Like any conversation, a podcast interview can go in many different directions. You might start off talking about your subject’s childhood only to discover something new and interesting about them, or you might stray from your intended topic into an unexpected yet engaging discussion. These divergences can produce some of the most interesting interviews, but if you’re too attached to your script you might miss out on some serious podcast gold.
Some of the best interview podcasts like Fresh Air and WTF With Marc Maron end up going in directions you’d never expect, but they’re always stimulating. The hosts of these shows are seasoned experts who know how to follow the most interesting conversational threads, and the result is top-notch content.
Conduct interviews following their example and you’ll find that going off-script with an occasional “what was that like?” or “tell me more” can often bring out the best in an interview.
Snowball USB microphones make it easy to capture premium sound in any location.
4. Respect Your Subject
To get the best results possible, the person you’re interviewing needs to feel relaxed and comfortable. Keep this is mind from your initial outreach and to the moment the episode goes live, and you’ll have a great interview and a happy guest.
- Send a reminder email. Little things like sending a reminder email the day before your conversation, asking permission before you record and thanking them for their time will make you look professional and get your interviewee to open up to you.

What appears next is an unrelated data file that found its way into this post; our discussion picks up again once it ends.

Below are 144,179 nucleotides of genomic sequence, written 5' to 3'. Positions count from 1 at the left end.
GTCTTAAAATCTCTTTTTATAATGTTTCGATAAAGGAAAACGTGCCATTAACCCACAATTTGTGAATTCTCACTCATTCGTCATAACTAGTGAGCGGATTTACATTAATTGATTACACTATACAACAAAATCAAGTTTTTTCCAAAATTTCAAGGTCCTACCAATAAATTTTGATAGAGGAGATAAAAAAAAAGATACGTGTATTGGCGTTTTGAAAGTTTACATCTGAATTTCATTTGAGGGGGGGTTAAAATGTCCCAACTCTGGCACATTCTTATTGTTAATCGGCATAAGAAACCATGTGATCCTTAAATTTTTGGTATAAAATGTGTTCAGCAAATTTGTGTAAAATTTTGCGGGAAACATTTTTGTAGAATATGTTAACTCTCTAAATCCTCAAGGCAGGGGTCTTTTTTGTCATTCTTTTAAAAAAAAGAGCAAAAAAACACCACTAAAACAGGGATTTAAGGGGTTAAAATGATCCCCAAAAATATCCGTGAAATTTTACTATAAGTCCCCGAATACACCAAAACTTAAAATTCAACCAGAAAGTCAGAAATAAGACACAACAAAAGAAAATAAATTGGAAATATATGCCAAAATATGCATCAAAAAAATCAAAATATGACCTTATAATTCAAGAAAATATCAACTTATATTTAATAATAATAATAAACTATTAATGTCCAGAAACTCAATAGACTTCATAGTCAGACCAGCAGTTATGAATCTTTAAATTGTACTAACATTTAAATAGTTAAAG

- Listen. Do you really want to learn how to interview someone for a podcast? The secret is simple: just listen. This might seem obvious, but you’d be surprised how many interviewers dominate the conversation by asking long questions, going off on tangents and taking up more airtime than their guest.
- Get approval. Lastly, always send your guest the edited podcast to review and sign off on before releasing it. No one likes to be misrepresented or taken out of context, and the last thing you need is an angry email the day after your podcast airs.
5. Tell A Story
After conducting an interview, you’ll find yourself staring at one or more massive audio files packed with content. Your next task will be to listen back and edit the interview into a compelling story that fits within your podcast’s time frame—no easy feat.
Maybe you talked for an hour but your podcast is only 30 minutes long, or your guest stumbled over their words a lot and the recording needs some serious cleanup. Whatever the case, the editing stage gives you the opportunity to mold the raw interview into a cohesive finished product.
There are many ways to tell a story, and it’s up to you to decide which is best for your podcast. Should you present the information in chronological order, or start with your guest’s current situation and then explain how they got there? Are there details that came out later in the conversation that your audience needs to know up front?
One final thing to keep in mind is not to edit too heavily. It’s usually best to retain a natural feel, even if it means leaving a few “ums” and “ahs” in.
Follow these simple podcast interview tips and start creating engaging content that keeps your listeners hooked!